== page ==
Due to this, the vast majority of Kentucky workers should receive coverage from their employer’s policy and can draw benefits if they suffer an injury or illness because of work-related duties.
So, what does workers’ comp cover?
Workers’ Comp Pays for Medical Care
Employees can suffer a variety of injuries at work. According to statistics, the most common injuries from:
- Overexertion, such as lifting, pulling, pushing, kneeling, etc. This can lead to strains, sprains, fractures, and other injuries. Overexertion is the most common cause of work-related injuries.
- Slips and falls. Workers can suffer a broken bone or concussion if they fall on the same level or onto a different level.
- Collisions with objects. Cargo or other equipment might slam into a worker, causing contusions, fractures, traumatic brain injuries, and other injuries.
In order to treat your injuries and illness, workers’ compensation benefits will cover 100% of all reasonable and necessary medical treatment.
Workers’ Comp Also Covers Ongoing Care
Some employees will need medical care long into the future. For example, they might need:
- Specialist treatment
- Assistive devices (such as a wheelchair)
In many situations, workers’ comp will continue to cover all of this future medical care, provided it is reasonable and necessary.
Workers’ Comp Covers a Portion of Lost Wages
Some injured workers can continue to do their jobs as they try to recover. However, other workers will need to take time off to heal. Workers’ compensation covers a portion of your lost wages—two-thirds of your average weekly wage up to the state maximum benefit, which changes each year.
If you are still injured after reaching maximum medical improvement, then you might qualify for either of the following:
- Permanent partial disability. This means you have a permanent impairment rating under the American Medical Association Guidelines, for which a weekly income benefit is payable for the length of time prescribed by the statute. If your injury prevents you from doing the same work as before, the weekly benefit increases according to the statutory multipliers.
- Permanent total disability. You have a disability that will completely prevent you from doing work. The weekly income benefit is payable until the age of 70 or four years after the injury or last exposure.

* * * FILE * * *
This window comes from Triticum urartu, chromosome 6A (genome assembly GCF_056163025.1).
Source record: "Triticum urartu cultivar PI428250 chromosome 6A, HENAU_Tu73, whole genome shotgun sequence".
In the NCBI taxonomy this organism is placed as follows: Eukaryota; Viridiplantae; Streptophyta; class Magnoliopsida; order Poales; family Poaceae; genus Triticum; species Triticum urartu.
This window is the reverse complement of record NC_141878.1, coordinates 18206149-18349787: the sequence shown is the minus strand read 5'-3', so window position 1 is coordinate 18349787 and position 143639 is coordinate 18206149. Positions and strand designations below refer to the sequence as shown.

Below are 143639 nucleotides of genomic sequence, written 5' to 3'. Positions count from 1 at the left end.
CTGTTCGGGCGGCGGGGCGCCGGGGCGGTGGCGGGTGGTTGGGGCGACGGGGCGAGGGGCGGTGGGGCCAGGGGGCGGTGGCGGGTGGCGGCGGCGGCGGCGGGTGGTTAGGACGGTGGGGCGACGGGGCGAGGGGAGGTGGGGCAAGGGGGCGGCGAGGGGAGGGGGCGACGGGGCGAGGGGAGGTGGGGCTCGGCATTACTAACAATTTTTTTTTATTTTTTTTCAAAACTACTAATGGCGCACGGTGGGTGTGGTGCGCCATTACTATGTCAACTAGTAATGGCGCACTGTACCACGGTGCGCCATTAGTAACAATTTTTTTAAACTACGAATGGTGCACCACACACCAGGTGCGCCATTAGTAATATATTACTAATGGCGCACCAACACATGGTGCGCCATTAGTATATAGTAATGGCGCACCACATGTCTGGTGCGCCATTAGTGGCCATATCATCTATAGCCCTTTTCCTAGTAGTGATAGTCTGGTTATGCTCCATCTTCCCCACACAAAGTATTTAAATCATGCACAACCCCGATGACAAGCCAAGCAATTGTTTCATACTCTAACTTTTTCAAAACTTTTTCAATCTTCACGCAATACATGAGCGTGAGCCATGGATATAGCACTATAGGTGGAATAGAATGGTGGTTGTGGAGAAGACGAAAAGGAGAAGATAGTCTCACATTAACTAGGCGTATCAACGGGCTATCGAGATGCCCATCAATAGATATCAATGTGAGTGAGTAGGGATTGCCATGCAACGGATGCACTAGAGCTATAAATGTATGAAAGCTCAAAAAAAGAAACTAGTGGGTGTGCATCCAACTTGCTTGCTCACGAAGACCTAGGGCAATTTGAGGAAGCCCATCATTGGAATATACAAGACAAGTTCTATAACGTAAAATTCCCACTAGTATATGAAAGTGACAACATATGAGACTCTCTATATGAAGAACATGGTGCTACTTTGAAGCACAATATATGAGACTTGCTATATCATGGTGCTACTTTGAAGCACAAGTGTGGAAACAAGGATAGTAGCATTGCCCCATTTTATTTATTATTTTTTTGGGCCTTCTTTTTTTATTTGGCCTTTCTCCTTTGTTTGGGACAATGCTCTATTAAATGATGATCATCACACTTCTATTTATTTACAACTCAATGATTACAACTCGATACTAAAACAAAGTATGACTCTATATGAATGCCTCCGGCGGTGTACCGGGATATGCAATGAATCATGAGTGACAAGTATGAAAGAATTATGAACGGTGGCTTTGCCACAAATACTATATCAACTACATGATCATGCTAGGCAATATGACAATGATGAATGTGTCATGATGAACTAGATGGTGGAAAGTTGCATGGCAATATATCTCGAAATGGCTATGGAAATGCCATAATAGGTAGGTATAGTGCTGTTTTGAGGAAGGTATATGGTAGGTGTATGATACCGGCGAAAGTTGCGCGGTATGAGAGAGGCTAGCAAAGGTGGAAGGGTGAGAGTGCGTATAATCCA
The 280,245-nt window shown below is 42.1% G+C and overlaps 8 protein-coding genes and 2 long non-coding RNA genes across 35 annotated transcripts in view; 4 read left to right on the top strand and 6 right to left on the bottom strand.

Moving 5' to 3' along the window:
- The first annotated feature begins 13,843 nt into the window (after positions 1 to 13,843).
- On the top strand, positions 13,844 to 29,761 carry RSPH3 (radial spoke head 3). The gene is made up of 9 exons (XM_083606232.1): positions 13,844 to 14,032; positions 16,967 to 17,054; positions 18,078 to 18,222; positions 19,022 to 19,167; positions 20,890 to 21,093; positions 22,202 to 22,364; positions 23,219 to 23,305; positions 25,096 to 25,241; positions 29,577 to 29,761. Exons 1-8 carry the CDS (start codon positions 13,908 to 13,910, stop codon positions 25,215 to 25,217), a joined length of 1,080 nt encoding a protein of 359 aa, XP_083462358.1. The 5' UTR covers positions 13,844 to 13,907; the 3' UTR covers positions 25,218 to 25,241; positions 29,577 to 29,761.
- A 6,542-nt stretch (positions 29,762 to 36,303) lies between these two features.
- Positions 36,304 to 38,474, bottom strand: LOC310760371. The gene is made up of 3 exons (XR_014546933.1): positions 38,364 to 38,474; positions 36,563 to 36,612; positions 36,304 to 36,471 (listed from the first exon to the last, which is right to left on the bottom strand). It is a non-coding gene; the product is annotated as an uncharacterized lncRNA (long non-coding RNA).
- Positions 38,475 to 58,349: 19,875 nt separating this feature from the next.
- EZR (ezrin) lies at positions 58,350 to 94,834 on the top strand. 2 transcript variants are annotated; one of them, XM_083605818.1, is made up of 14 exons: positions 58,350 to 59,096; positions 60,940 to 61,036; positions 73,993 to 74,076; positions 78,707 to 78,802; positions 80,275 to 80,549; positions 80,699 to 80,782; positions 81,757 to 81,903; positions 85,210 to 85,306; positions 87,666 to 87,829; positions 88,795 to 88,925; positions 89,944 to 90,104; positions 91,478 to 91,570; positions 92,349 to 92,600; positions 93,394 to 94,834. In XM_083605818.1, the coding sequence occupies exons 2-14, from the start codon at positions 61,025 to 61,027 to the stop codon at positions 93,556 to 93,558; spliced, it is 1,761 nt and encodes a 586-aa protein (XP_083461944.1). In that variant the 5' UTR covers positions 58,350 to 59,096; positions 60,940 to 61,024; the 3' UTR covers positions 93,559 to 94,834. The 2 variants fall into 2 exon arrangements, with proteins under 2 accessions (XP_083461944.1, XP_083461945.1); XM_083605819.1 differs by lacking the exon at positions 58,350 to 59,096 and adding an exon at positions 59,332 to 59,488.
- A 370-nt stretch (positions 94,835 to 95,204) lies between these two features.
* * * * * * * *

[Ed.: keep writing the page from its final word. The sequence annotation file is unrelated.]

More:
Unfortunately, workers’ compensation disability benefits do not provide 100% of your lost wages, so most workers will see a reduction in their income as they try to recover.
Workers’ Comp Pays a Death Benefit
Too many Kentucky workers continue to die as a result of injuries or illnesses sustained at work. If this tragedy strikes a loved one, then you should be aware that workers’ comp will pay survivors for the following:
- Funeral expenses. You can receive a lump sum that will pay for a funeral service and burial.
- Lump sum and/or weekly death benefits. If you are the spouse or dependent of a Kentucky worker who died from a workplace injury or illness, you may also be entitled to workers’ compensation death benefits. You may even receive both a lump sum and weekly benefits.
The amount you can receive and the duration of the payments depend on several factors. You should discuss your case with a workers’ compensation lawyer to find out more.
What Does Workers’ Compensation Cover? Speak to Us Today
Injured workers and their families face numerous obstacles after a workplace injury. At Harville Law Offices, our Louisville workers’ compensation lawyers have helped countless clients receive the benefits they need to land back on their feet.
For more information about how we can help, please contact us for a free consultation.